Our organisation is looking into expanding manufacturing capabilities and capacities with external partners since we are unable to produce everything in-house. We have been analysing our reaction during the pandemic and understood that our supply was not perfect. The demand was so high with such short timelines that no one could really satisfy the needs of the market; everyone had to make compromises. Aspen wants to ensure that it can distribute its products more efficiently during emergencies to enable hospitals to operate during high-demand situations.
We are going beyond products, developing artificial intelligence-based systems to help customers avoid shortages; this initiative will improve our production and distribution. The challenge for companies is looking at ways to collaborate. The European Union could drive the collaboration forward.
How well does Aspen’s value proposition of access and affordability resonate with European authorities?
Our offer is well suited for European markets. Because of the ageing populations in Europe, healthcare costs are rapidly increasing, and we are trying to help reduce the burden on taxpayers. Through our goal of providing high quality medicines at affordable prices, we are helping countries reduce costs without compromising the quality of services given to patients which has been greatly appreciated by various authorities.
This reason was also a big part of our European organisation’s transformation process; we ration every euro spent to allow our prices to be affordable, minimising internal and externals costs.
As part of the ongoing transformation of the organisation, you mentioned the importance of being close to customers. What are your customer priorities and the business models you will be deploying for different EU markets?
For anaesthesia we are focusing on the hospital market since they are the largest buying groups. After the divestment of the thrombosis portfolio, we have been focusing on a key account management approach where we no longer have an excessive salesforce. This decision reflects our pragmatic approach because key account management is not about a customer relationship management (“CRM”) system, we have a simple reporting system that allows our managers to be in direct contact with customers without large and costly systems.
We have at least one office in each relevant market but do not have a typical European central office; working in a decentralized manner from home works quite well. With that approach, our people can be closer to their markets, whether they are France, Germany, the UK, or Switzerland.
As the leader of such a decentralized commercial organisation, how do you manage to put the team behind the objectives and how did the pandemic influence the way you operate internally?
Getting a team behind a set of objectives is easy when you have a common goal of serving people better. We only selected people that wanted to stay close to the customers. The challenge is that we all have many ideas to improve, and decisions need to be made as to where we must focus our energy.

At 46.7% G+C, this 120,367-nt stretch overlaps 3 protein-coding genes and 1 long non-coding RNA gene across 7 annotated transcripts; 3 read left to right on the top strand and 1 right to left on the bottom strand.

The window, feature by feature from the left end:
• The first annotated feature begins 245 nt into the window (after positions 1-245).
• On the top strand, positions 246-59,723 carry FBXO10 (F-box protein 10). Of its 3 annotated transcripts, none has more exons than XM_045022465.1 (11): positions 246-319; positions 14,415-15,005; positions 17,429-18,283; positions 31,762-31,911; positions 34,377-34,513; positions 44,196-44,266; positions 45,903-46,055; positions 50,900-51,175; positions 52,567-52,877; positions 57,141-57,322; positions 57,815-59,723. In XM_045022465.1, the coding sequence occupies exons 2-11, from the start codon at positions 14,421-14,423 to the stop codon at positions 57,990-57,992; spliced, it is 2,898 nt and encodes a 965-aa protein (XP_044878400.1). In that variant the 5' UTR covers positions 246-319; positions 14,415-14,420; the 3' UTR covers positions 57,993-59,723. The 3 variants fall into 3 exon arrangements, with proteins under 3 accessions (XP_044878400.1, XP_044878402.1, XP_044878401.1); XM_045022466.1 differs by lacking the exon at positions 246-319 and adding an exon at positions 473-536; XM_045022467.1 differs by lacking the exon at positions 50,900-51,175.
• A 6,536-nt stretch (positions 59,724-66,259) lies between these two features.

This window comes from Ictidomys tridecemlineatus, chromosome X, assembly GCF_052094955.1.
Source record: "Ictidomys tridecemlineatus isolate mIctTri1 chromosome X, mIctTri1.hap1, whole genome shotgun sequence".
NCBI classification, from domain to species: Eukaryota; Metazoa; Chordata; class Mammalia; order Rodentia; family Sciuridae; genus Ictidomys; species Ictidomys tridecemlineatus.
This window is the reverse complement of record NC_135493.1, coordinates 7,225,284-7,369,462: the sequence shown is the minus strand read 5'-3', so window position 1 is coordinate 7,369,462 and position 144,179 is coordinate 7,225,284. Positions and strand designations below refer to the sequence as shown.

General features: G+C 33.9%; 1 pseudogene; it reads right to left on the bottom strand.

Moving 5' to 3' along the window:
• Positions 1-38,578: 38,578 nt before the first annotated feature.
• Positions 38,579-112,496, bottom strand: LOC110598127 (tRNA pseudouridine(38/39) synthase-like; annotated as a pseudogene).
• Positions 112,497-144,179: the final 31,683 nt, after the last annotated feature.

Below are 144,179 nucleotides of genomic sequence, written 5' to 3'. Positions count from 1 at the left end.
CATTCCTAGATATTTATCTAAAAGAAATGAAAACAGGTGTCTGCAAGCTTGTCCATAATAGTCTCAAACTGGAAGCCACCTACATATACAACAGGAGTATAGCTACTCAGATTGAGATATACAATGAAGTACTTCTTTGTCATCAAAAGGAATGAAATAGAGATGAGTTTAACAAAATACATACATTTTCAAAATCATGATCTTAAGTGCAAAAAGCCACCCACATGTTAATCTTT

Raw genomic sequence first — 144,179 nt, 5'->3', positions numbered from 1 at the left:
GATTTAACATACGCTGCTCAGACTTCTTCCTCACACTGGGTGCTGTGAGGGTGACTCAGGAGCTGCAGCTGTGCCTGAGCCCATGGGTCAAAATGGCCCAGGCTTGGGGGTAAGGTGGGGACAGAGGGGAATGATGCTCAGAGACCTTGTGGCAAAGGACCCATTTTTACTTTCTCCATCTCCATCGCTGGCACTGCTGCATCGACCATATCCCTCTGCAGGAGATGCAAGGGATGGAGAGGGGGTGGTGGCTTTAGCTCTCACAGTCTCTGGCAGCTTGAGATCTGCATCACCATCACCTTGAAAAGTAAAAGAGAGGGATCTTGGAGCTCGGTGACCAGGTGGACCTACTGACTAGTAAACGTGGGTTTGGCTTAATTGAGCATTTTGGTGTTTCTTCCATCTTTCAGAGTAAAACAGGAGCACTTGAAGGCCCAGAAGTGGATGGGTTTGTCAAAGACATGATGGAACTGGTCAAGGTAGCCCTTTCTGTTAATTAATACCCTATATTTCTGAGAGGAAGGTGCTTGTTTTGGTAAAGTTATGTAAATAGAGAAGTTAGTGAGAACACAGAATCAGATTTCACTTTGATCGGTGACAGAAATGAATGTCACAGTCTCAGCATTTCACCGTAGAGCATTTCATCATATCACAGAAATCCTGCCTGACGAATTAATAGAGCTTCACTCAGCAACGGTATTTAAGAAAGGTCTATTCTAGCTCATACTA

Two years ago, no one could have imagined that we would be able to work so well from home. Instead of being paralysed, we used the available time to train our people on anaesthesia so they could be even closer to the products. Additionally, we trained them on virtual approaches and gave them customer insights to enable them to do sales virtually. Finally, we removed all cold calling targets to build on the entrepreneurial spirit; people were really motivated after having ownership of the business, making almost the same number of calls as before. It has worked so well that we will not go back to the way it was before.
One element often criticised of the anaesthesia segment is the slow pace or lack of innovation. Is Aspen looking at new substances or delivery systems that can bring incremental improvements?
We are looking at new delivery systems, but not everything in innovation is about a new substance or delivery system. An important side of innovation today is on the information technology (IT) side, improving the stock management of our customers, the ways in which they interact with us and our own supply chain. The pandemic revealed the need to invest further on this.
From a product point of view, yes, we are looking into new delivery systems, new packages and patient safety.
Is there a particular reason why Aspen decided to have its commercial team based in Switzerland?
We are not centralised in Switzerland; we are a small local organisation. However, doing business from Switzerland is a real advantage because of the pharma ecosystem present here which allows us to be close to breakthrough innovation and the talent producing it.
Is the plan for Europe to remain focused on anaesthesia or will you eventually broaden the portfolio?
We have changed the way we do business in Europe in the last year, focusing on our core capabilities, where we can be the best, in anaesthesia and other selected brands. We have developed a federated model in Europe where we can see the complete business and now reached a base where we can expand again.
What is the 2021 forecast for the European organisation? Do you expect strong commercial results?
Our 2022 financial year begun just one week ago but, overall, 2021 will be a good year. Our retail business was negatively impacted last year, but all of them are picking up this year.
After deciding to leave the corporate world a couple of years ago before coming back, what is the value proposition for executives to work for a company like Aspen?
We at Aspen look at ourselves as entrepreneurs that are passionate about what we do, making a difference for customers and not hiding behind bureaucratic walls. With our close-to-market approach, everyone contributes; this is Aspen’s added value, where we feel that we can make an impact every day.